Keith Rodgers: Out of the valley

Excite edges closer to the cyber abyss
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It's not every day you can call the end of a company which is still trading on the stock market, but these aren't ordinary times. As Excite@Home, the high-speed internet service provider and media operation, plunges from crisis to crisis, the spectre of bankruptcy looms larger. Despite the backing of AT&T, one of the highest-profile stories of the internet era is reaching a familiar denouement.

Formed in 1999 through the merger of the Excite web portal and the cable-based internet-access operation @Home, its huge cable TV reach – at the last count, it claimed 3.7 million US subscribers – provided a formidable distribution infrastructure for its web-based content. It looked a force to be reckoned with.

But today its stock languishes at around 40 cents, down from $9.88 (£6.77) at the start of the year and a 52-week high of almost $17. It shares face delisting, two prime cable contracts are being terminated, one of its investors has demanded its money back and the company has warned that it may run out of cash before the year is out.

Even by internet standards, Excite-@Home's fall has been dramatic. While its internet subscriber base has continued to grow fast, the online advertising and marketing revenues that support its portal operation have collapsed, falling 62 per cent year-on-year in the most recent quarter. Despite efforts to cut jobs and costs, the company is devouring funds. Earlier this year it raised $85m through a financing agreement with AT&T, and a further $100m in a convertible note arrangement. It wasn't enough. Last month, its auditors warned of substantial doubt about its ability to continue as a going concern.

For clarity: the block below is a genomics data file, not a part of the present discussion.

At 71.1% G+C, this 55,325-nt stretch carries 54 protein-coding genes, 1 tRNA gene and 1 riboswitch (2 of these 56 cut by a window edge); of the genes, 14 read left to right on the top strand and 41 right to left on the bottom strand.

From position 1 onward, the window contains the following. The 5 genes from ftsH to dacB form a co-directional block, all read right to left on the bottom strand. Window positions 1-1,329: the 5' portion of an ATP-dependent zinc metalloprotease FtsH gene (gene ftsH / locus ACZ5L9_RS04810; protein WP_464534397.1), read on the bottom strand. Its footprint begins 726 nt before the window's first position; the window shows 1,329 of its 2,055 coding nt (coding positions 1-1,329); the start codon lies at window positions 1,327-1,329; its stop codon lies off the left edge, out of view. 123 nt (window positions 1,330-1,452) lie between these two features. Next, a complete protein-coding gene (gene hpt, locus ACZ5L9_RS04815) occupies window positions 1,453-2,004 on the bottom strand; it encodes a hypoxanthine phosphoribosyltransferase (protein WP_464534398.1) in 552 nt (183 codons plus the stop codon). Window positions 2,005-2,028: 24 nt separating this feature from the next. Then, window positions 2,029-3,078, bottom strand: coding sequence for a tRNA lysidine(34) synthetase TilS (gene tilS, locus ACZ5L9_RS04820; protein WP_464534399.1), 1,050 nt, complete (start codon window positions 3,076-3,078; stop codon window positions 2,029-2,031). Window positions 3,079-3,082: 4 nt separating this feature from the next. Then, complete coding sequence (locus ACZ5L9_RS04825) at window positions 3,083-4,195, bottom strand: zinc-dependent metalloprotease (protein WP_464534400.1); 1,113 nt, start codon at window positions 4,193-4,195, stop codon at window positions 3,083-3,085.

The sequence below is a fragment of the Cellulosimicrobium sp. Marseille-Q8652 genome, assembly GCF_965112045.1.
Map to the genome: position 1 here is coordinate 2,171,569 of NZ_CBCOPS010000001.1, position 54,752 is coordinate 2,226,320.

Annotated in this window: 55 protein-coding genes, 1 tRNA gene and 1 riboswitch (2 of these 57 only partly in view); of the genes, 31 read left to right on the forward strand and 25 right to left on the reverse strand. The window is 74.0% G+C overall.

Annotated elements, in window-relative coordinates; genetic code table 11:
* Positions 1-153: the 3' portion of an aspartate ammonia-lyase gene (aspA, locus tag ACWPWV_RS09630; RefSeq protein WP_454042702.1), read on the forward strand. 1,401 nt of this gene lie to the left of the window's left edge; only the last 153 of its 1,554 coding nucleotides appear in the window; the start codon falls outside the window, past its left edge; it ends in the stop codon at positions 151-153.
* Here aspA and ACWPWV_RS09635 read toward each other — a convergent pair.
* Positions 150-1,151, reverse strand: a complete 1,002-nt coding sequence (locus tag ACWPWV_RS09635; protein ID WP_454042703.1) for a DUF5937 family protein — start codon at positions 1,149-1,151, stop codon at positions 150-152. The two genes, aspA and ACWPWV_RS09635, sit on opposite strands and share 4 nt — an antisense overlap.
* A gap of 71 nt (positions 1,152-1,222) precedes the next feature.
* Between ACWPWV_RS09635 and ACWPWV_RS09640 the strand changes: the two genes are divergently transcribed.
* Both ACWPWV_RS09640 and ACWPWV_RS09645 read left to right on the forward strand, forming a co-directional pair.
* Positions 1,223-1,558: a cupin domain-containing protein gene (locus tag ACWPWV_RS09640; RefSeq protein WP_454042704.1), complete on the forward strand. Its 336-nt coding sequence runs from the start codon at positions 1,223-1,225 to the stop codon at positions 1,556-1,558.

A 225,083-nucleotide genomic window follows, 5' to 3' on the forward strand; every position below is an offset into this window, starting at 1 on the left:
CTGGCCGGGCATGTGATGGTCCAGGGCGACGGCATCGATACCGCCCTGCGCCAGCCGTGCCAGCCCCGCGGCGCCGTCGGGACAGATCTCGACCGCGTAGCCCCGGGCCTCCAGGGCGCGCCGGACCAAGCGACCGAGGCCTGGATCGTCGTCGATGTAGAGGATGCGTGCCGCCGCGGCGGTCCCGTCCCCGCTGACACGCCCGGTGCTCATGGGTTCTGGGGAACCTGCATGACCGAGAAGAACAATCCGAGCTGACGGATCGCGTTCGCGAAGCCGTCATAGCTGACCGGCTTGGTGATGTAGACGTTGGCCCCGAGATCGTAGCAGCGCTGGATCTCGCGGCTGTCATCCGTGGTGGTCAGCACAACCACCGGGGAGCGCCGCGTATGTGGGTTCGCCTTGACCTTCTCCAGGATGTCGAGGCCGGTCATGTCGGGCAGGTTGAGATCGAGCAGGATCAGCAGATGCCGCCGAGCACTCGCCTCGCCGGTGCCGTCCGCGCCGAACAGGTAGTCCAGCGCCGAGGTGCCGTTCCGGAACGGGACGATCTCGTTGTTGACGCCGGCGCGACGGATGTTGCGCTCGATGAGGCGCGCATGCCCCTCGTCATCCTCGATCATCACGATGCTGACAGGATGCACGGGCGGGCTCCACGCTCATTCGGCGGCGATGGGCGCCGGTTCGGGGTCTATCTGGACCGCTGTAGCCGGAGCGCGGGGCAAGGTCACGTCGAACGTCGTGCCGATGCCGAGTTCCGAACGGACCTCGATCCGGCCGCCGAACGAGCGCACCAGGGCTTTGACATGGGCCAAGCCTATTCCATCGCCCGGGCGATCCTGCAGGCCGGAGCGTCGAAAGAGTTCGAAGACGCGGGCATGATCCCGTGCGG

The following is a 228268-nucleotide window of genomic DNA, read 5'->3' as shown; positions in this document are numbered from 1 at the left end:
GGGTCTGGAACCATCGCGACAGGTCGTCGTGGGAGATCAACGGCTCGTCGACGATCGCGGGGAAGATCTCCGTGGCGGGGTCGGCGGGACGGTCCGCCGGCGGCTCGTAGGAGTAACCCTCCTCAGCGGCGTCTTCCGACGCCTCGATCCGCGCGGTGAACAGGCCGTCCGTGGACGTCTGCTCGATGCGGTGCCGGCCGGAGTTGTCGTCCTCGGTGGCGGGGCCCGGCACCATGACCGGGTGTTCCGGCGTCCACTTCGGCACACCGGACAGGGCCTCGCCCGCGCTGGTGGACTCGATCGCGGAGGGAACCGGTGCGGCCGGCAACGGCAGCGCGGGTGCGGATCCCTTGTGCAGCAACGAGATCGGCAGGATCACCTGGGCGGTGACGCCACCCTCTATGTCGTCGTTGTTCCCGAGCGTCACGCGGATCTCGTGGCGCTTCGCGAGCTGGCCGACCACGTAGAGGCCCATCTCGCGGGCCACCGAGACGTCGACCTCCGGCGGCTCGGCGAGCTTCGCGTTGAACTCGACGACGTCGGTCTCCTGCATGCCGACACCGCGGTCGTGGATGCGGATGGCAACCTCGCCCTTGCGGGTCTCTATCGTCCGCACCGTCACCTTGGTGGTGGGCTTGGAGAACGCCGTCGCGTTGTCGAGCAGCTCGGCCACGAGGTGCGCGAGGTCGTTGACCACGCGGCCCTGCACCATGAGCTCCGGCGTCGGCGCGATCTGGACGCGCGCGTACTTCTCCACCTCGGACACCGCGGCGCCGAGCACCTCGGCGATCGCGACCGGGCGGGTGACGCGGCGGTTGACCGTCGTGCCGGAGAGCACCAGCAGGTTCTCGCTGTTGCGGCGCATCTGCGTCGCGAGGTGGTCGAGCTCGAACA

Multiple problems underlie that warning. For one thing, there's no near-term expectation of a recovery in advertising, and the company's efforts to find a buyer for the media business have so far been to no avail. Additionally, its continuing failure to meet Nasdaq's listing requirements could be critical: repayment of the $100m convertible notes will be automatically accelerated if delisting occurs. Although it may be able to head off that threat in the short term with a proposed stock split, half the loan is the subject of a separate dispute with Promethean Investment Group, which has demanded repayment. Meanwhile, the internet-access business has its own troubles. From December, Excite@Home's contracts with two key cable partners, Comcast and Cox, will go non-exclusive prior to complete termination next June, opening it up to intense competition.

AT&T will now be a key player in the endgame, and not just because it owns 23 per cent of the company and controls the board. AT&T is looking to spin off or sell its own broadband business, but part of the infrastructure that supports its internet-access operations is owned by Excite@Home. With the likes of AOL Time Warner and Comcast interested in doing a deal on the broadband arm, it's in AT&T's interest to see a quick resolution of the saga.

All of which is a big headache for Excite@Home's chief executive, Patti Hart. Once named in Fortune magazine's listing of the "50 most powerful women who influence corporate America", she joined in April after a highly successful 15-year career at Sprint. Her timing, it seems, could hardly have been worse. Excite-@Home has now called in an investment banker to advise on its options – but it's not clear how many choices are left.